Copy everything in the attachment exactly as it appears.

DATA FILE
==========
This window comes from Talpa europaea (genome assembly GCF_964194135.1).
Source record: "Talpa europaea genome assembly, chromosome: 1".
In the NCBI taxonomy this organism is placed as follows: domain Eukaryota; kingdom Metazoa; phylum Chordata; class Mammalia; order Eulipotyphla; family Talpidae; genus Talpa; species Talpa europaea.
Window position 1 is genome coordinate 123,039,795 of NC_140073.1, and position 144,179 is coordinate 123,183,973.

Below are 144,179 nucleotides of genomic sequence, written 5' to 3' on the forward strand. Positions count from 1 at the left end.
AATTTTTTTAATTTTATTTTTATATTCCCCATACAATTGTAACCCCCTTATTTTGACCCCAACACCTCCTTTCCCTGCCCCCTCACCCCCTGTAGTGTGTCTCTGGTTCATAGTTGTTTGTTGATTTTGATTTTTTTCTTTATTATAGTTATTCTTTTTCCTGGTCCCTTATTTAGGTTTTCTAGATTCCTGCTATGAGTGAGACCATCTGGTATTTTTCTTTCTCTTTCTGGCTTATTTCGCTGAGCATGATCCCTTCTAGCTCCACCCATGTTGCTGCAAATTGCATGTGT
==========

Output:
This window comes from Talpa europaea (genome assembly GCF_964194135.1).
Source record: "Talpa europaea genome assembly, chromosome: 1".
In the NCBI taxonomy this organism is placed as follows: domain Eukaryota; kingdom Metazoa; phylum Chordata; class Mammalia; order Eulipotyphla; family Talpidae; genus Talpa; species Talpa europaea.
Window position 1 is genome coordinate 123,039,795 of NC_140073.1, and position 144,179 is coordinate 123,183,973.

Below are 144,179 nucleotides of genomic sequence, written 5' to 3' on the forward strand. Positions count from 1 at the left end.
AATTTTTTTAATTTTATTTTTATATTCCCCATACAATTGTAACCCCCTTATTTTGACCCCAACACCTCCTTTCCCTGCCCCCTCACCCCCTGTAGTGTGTCTCTGGTTCATAGTTGTTTGTTGATTTTGATTTTTTTCTTTATTATAGTTATTCTTTTTCCTGGTCCCTTATTTAGGTTTTCTAGATTCCTGCTATGAGTGAGACCATCTGGTATTTTTCTTTCTCTTTCTGGCTTATTTCGCTGAGCATGATCCCTTCTAGCTCCACCCATGTTGCTGCAAATTGCATGTGT